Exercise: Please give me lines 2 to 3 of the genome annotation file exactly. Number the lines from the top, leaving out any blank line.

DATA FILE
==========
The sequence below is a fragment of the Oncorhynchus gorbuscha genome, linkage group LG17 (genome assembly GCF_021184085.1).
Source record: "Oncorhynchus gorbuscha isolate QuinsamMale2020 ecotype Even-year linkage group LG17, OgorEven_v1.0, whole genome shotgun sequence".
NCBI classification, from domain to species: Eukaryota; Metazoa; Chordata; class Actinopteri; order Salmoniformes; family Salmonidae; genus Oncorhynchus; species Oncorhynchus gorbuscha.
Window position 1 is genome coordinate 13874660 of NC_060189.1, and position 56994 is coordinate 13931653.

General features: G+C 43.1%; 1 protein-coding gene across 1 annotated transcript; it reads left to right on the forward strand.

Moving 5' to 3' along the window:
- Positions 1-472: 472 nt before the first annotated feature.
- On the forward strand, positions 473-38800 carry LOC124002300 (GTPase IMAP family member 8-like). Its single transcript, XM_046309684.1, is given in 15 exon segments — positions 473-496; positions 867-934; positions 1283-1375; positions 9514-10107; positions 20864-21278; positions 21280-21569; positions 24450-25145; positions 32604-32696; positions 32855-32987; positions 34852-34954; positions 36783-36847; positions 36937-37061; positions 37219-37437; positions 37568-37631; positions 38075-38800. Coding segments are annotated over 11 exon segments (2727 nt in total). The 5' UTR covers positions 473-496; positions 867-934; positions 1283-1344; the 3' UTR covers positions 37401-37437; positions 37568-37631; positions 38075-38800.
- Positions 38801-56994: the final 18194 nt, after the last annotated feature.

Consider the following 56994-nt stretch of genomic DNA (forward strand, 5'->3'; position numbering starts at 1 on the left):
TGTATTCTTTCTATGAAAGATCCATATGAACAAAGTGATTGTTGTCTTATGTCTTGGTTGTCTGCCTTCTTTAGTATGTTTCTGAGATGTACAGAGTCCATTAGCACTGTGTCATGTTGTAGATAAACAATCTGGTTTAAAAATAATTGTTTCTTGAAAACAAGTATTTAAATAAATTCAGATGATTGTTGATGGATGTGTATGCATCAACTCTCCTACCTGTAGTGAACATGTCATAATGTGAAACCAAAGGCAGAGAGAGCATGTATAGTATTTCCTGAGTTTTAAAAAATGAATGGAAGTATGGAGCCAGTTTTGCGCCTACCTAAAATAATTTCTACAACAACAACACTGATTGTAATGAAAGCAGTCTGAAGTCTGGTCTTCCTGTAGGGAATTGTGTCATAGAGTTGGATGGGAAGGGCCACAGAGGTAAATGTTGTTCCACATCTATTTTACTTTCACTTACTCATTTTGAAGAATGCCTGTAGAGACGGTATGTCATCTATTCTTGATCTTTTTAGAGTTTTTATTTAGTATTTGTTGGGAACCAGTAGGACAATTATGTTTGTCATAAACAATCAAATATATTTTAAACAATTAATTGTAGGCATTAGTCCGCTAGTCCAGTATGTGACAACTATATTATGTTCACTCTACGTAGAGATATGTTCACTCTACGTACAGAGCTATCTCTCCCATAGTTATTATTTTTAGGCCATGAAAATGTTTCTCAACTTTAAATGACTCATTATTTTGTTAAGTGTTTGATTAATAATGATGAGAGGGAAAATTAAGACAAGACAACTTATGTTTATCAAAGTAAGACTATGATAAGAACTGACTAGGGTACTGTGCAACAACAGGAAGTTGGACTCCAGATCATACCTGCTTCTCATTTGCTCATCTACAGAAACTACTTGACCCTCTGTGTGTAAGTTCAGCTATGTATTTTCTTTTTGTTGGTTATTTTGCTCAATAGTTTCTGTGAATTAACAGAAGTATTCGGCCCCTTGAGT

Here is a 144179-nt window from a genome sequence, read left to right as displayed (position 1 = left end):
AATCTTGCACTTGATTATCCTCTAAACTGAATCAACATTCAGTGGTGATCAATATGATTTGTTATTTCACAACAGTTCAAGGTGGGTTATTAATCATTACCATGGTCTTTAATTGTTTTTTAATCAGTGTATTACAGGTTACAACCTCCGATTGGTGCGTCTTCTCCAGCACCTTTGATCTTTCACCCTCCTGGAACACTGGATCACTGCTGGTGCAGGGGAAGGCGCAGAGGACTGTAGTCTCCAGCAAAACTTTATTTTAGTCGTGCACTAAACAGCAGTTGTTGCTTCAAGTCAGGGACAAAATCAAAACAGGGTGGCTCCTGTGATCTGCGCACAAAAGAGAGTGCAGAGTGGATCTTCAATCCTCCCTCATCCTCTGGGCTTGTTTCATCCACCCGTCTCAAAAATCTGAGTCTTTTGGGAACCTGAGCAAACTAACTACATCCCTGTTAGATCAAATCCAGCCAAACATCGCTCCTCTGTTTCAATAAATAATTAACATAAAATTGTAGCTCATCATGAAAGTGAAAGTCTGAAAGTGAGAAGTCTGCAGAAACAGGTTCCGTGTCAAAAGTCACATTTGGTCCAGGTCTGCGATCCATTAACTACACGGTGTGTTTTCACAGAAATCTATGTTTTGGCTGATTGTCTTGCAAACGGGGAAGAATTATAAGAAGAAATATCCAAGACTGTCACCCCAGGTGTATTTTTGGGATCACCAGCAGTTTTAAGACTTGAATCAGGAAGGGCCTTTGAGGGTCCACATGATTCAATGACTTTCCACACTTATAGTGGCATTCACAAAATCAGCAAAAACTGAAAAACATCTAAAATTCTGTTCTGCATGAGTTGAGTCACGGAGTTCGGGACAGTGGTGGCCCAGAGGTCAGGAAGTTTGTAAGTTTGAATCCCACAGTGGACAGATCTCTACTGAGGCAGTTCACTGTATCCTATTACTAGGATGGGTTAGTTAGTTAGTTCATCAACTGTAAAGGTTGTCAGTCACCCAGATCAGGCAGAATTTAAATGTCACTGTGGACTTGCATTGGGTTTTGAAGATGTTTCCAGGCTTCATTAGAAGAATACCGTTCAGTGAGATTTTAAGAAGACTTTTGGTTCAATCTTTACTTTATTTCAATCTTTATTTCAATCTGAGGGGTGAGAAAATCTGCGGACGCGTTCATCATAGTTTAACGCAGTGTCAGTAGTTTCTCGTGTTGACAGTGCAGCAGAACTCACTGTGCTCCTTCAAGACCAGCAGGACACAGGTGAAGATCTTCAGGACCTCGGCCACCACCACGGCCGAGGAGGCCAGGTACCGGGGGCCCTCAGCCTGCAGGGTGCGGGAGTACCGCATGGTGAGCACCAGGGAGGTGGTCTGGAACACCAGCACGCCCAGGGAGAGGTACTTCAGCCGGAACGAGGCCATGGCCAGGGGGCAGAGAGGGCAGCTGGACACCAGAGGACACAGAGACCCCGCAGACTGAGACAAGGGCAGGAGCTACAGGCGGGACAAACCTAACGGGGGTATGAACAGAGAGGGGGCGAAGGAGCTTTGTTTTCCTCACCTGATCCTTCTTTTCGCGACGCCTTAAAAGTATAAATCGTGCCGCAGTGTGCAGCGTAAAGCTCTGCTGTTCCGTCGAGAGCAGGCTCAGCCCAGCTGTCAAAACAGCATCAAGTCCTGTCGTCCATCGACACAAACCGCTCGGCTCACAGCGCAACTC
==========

Source record: "Oncorhynchus gorbuscha isolate QuinsamMale2020 ecotype Even-year linkage group LG17, OgorEven_v1.0, whole genome shotgun sequence".
NCBI classification, from domain to species: Eukaryota; Metazoa; Chordata; class Actinopteri; order Salmoniformes; family Salmonidae; genus Oncorhynchus; species Oncorhynchus gorbuscha.